In the business of governing New York City the mayor has style problems. Lie is, surprisingly, preachy and self-righteous. He can deliver a comic line with the timing of a professional comedian, but the off-the-cuff quip is not his strong point. There were no jokes in the early days of the Lindsay administration, and there are few now.
It has been said that “Lindsay never seems to doubt he is on the side of truth, right, justice, law, order and motherhood.” Fighting to push through an unpopular $520 million tax program, he proclaimed, “If I am frustrated it is the people who will be the loser.”
“Lindsay may have looked heroic, but what he did was stupid,” said a prominent Democratic politician. “He ignored political realities and he got only a $283 million tax package.”
When the mayor’s plan to consolidate the city’s transportation agencies was criticized, he snapped, “Anyone who’s against this plan is against good transportation in New York.” Lindsay might have been correct. But his petulance under fire caused his transit plan to be scuttled. In the meantime, it was Governor Rockefeller who came to the mayor’s rescue with a program to unify the metropolitan area’s sprawling transportation complex and preserve the city’s twenty-cent transit fare.
After eighteen months in office, one city official said of the mayor: “He’s still as obstinate as he ever was. He still has not learned the meaning of the word ‘compromise,’ nor come to admit that the people who oppose him might possibly hold their opinions as honestly as he thinks he holds his. If you disagree with him he says, ‘You’re against good government.’ ”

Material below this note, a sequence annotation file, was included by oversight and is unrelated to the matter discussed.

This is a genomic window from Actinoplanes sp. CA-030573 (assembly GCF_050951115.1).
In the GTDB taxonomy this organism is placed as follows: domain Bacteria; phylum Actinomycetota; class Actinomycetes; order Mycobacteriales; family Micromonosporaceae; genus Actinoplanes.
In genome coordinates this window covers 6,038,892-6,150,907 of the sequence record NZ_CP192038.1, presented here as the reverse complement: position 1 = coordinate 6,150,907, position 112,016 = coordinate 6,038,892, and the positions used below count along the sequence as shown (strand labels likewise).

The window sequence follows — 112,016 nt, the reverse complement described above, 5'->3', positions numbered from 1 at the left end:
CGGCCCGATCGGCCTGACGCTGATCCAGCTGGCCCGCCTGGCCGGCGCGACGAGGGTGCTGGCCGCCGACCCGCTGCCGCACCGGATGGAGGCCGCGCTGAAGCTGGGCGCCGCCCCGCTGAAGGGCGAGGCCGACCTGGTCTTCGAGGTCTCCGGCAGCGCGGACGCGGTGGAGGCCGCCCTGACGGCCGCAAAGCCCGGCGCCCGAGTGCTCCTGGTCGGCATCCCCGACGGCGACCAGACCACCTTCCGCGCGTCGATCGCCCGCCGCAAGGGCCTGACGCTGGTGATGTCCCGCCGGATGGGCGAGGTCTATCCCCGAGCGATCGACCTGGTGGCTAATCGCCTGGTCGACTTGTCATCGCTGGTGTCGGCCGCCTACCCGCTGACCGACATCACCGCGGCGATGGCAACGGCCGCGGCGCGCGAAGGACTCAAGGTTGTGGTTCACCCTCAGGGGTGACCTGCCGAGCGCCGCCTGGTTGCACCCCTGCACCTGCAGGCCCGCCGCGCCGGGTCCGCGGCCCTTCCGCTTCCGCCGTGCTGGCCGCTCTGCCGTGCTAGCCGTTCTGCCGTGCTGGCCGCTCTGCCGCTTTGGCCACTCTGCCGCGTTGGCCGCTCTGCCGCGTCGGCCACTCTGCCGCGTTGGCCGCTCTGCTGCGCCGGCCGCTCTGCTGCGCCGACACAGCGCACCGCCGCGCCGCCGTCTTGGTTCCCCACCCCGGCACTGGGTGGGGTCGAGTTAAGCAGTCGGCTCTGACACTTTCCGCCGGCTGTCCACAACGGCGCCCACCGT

The Lindsay appointments have been a mixed bag. Mitchell Sviridoff, who made New Haven’s antipoverty program a national model, is just beginning the staggering job of consolidating New York’s many poorly operated antipoverty programs, and the verdict on him is not in yet. Other appointments were exciting when announced, but so far have failed to make much of an impact on the city. They include Mitchell Ginsberg, a Columbia dean who became the mayor’s welfare commissioner; former Solicitor General J. Lee Rankin; Austin N. Heller, from the U.S. Public Health Service; and Jason Nathan, a federal housing expert.
Painting the town
The only real fun in what Lindsay once called “ fun City” has come not from the mayor, but from his former parks commissioner, Thomas P. F. Hoving, who left city employment in April to head the Metropolitan Museum of Art. He invented the “Hoving Happening.” On one occasion, he had 150 feet of canvas unrolled in Central Park, and provided children with paint to draw what they wished on it. On another, children were given materials for a castle-building contest in the parks. Best of all was the banning of automobiles in Central Park and some other parks on Sundays, and his drive to set up small vest-pocket parks in bleak areas of the city. Hoving, tall, young, ex-Marine, exPrinceton, was perhaps the mayor’s most successful appointment. His successor, August Heckscher, has promised to keep up the fun and push on with the program.